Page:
Going for an eye exam? Here's what you need to know

Going for an eye exam? Here's what you need to know


Sight is considered the most important organ of the senses by far which means that a regular eye exam should be at the top of your yearly "to do” list. Though we’re certain you may have seen an eye chart at least once in your life, and may even be aware of its exact purpose (hint, you close one eye and read with the other), eye exams don’t exactly start and end there. They’re far more intricate and give you much more information than just distinguishing between your need for glasses or not.

That’s right, eye exams aren’t just important because they evaluate the health of your vision. Or because they check your ability to focus on and distinguish between objects, but also because your highly trained optometrist looks for other varying medical conditions that could be underlying. Age-related Macular Degeneration, Cataracts, Glaucoma, Diabetic Retinopathy (brought on by Diabetes) and hypertension (high blood pressure) are all detectable through a routine eye test.


We can almost hear you ask.

Because your eyes show warning signs to the overall health of your body and are key to detecting underlying conditions (Pretty cool don’t you think?). An eye exam may, at times, be extremely daunting! But then again so can last-minute Christmas shopping. And even that doesn’t stop us from heading to stores on Christmas Eve because cousin Sam deserves the perfect pair of socks! So don’t let that deter you from keeping your eye health in check. 

What do eye tests entail?

To complete an eye exam, you’d have to undergo a series of tests implemented on large space-age-like machinery. And sure, you may emerge from your test being told you need vision correction, but that’s what your optometrist is there for, to take you through the process step-by-step. So really, there isn’t much to be afraid of.

While your eye exam is individually suited to your needs, we’ve decided to take you through a detailed description of what you could expect just to put your mind at ease.

Your optometrist will want to know about your overall health. Be ready to talk about any vision or eye issues, medication you are currently taking and your family’s medical history.

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1. The Autorefractor...say it with us now: aw-to-ree-frak-tir

(Testing the refraction of the eye)

An autorefractor is the first step in the eye exam and is used to determine your prescription by measuring how light is affected as it reflects through the eye. The process will be quick and painless, and the data ensures a baseline to determine the correct eyeglass or contact lens prescription.

2. The tonometer…tuh-no-mih-tir

(Testing intra-ocular pressure))

This small, lightweight instrument releases a light wisp of air onto the surface of each of your eyes to measure their internal fluid pressure. Through this, your optometrist determines whether you are in danger of developing Glaucoma.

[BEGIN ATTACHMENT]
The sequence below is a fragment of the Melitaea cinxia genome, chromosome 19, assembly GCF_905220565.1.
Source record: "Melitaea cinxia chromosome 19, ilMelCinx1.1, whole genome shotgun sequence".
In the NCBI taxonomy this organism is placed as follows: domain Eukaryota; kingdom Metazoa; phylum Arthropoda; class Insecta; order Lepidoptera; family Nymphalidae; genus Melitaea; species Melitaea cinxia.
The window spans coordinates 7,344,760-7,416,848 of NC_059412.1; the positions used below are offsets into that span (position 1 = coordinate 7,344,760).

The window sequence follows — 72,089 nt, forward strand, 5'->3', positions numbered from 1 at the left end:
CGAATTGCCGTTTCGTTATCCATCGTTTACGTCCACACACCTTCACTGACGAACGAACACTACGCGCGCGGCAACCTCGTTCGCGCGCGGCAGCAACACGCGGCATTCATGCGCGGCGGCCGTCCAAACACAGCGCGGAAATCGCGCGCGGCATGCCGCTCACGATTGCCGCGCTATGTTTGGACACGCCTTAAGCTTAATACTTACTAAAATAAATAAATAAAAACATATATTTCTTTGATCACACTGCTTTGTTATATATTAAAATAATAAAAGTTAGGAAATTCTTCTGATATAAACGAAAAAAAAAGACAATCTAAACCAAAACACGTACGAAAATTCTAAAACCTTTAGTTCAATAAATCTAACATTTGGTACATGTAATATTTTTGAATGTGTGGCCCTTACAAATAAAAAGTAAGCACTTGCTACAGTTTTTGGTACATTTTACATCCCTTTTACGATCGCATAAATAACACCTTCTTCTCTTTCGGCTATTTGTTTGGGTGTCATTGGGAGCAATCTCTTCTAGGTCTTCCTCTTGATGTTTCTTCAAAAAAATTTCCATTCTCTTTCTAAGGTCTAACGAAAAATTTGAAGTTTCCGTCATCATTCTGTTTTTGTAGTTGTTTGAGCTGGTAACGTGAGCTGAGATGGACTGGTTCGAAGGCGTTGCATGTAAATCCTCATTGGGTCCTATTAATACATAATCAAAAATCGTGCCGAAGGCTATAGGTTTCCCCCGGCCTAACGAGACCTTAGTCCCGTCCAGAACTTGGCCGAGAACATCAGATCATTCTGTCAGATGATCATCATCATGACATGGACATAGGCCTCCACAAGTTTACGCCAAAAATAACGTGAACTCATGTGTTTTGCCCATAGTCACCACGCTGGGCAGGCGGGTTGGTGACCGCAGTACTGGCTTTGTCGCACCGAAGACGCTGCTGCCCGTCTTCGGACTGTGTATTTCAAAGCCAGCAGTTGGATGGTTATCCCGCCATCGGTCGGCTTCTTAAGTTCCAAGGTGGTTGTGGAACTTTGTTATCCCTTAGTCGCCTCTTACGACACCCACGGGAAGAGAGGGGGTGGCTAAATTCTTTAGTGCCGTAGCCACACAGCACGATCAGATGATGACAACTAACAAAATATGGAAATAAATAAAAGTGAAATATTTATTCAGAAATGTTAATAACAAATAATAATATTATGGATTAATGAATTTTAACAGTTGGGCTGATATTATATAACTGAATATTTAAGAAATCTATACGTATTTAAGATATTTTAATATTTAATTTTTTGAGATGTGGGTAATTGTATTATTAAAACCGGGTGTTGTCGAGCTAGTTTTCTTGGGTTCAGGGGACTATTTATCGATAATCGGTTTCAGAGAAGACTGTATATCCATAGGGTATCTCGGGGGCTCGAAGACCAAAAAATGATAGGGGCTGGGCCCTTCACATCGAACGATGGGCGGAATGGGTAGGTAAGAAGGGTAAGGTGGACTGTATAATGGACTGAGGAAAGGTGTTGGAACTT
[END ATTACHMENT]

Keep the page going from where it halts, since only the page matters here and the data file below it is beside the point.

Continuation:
3. Digital retinal photography – We’re pretty sure you’ve got the pronunciation of this one down!

(Checking the internal health of the eye)

Next, your optometrist takes a photograph of the back of your eyes, which gives them a better idea of any possible eye problems which can be detected and discussed. This photograph is saved in your file for future reference or comparison with any later photographs so that any new changes to your eye health can be identified and monitored.

4. The retinoscope

(Testing for prescription)

In this test, your optometrist tries to get a precise measurement of your prescription by shining a light into your eye and observing the reflection (reflex) off of your retina. This is particularly helpful for children or people who struggle to describe the clarity of their vision.

5. The Phoropter – you know this one

(Looking at the test chart, see? We told you you know this one)

After this, you are requested to read a test chart through a machine (Phoropter) that houses different strength lenses. Here, your optometrist modifies their results by testing each eye separately and then both eyes together until you have the clearest vision possible. This will determine the sharpness or clarity of both your near (reading) and distance vision.

6. The ophthalmoscope

(Checking the internal health of the eye)

The next tool your optometrist uses to inspect the health of your eyes is a specialised bright torch. Shining a powerful light into each eye, your optometrist can see the retina at the back of your eye as well as your optic nerve and retinal blood vessel

7. The slit lamp

(Checking the external health of your eye)

During this test, a microscope with a high intensity light is focused to shine a thin sheet of light into your eye that can observe your eyes’ front surface. Here, your optometrist looks for imperfections or marks on your cornea, iris, and lens. If you wear contact lenses, this is a crucial part of your eye test.

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Things to remember:

You’ve booked your eye test and now you’re wondering what you need to take with you. Bring your most recent, spectacles and a list of your current medication and contact lenses if you wear them. Also, answer the questions as honestly as possible to help your optometrist know how to proceed. Last but not least don’t be afraid to ask questions and be part of the process!

Now that you’re fully aware of the process, it’s importance, and how you really shouldn’t be afraid of anything, head over to your nearest Execuspecs to check out the latest frames, snag the freshest Insta snaps and shop the latest offer

We’re expecting you!

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